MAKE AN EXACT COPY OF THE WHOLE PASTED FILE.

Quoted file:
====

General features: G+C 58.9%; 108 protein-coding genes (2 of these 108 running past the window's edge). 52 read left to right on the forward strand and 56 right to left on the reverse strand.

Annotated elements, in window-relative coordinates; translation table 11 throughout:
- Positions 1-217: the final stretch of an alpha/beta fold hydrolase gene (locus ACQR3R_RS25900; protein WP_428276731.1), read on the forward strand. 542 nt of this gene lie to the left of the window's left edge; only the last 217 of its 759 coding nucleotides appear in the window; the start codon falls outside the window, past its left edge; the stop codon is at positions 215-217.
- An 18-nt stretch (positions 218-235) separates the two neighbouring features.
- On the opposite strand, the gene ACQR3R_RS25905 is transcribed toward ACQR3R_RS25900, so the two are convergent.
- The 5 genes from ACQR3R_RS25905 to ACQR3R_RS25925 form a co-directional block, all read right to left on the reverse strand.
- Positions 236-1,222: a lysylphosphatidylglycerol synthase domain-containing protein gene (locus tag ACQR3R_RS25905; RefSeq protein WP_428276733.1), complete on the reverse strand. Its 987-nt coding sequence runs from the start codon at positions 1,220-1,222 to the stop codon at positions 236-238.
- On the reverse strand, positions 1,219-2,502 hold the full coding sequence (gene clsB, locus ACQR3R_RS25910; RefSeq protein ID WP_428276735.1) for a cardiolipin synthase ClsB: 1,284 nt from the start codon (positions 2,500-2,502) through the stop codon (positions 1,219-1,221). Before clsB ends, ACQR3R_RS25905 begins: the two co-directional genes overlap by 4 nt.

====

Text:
General features: G+C 58.9%; 108 protein-coding genes (2 of these 108 running past the window's edge). 52 read left to right on the forward strand and 56 right to left on the reverse strand.

Annotated elements, in window-relative coordinates; translation table 11 throughout:
- Positions 1-217: the final stretch of an alpha/beta fold hydrolase gene (locus ACQR3R_RS25900; protein WP_428276731.1), read on the forward strand. 542 nt of this gene lie to the left of the window's left edge; only the last 217 of its 759 coding nucleotides appear in the window; the start codon falls outside the window, past its left edge; the stop codon is at positions 215-217.
- An 18-nt stretch (positions 218-235) separates the two neighbouring features.
- On the opposite strand, the gene ACQR3R_RS25905 is transcribed toward ACQR3R_RS25900, so the two are convergent.
- The 5 genes from ACQR3R_RS25905 to ACQR3R_RS25925 form a co-directional block, all read right to left on the reverse strand.
- Positions 236-1,222: a lysylphosphatidylglycerol synthase domain-containing protein gene (locus tag ACQR3R_RS25905; RefSeq protein WP_428276733.1), complete on the reverse strand. Its 987-nt coding sequence runs from the start codon at positions 1,220-1,222 to the stop codon at positions 236-238.
- On the reverse strand, positions 1,219-2,502 hold the full coding sequence (gene clsB, locus ACQR3R_RS25910; RefSeq protein ID WP_428276735.1) for a cardiolipin synthase ClsB: 1,284 nt from the start codon (positions 2,500-2,502) through the stop codon (positions 1,219-1,221). Before clsB ends, ACQR3R_RS25905 begins: the two co-directional genes overlap by 4 nt.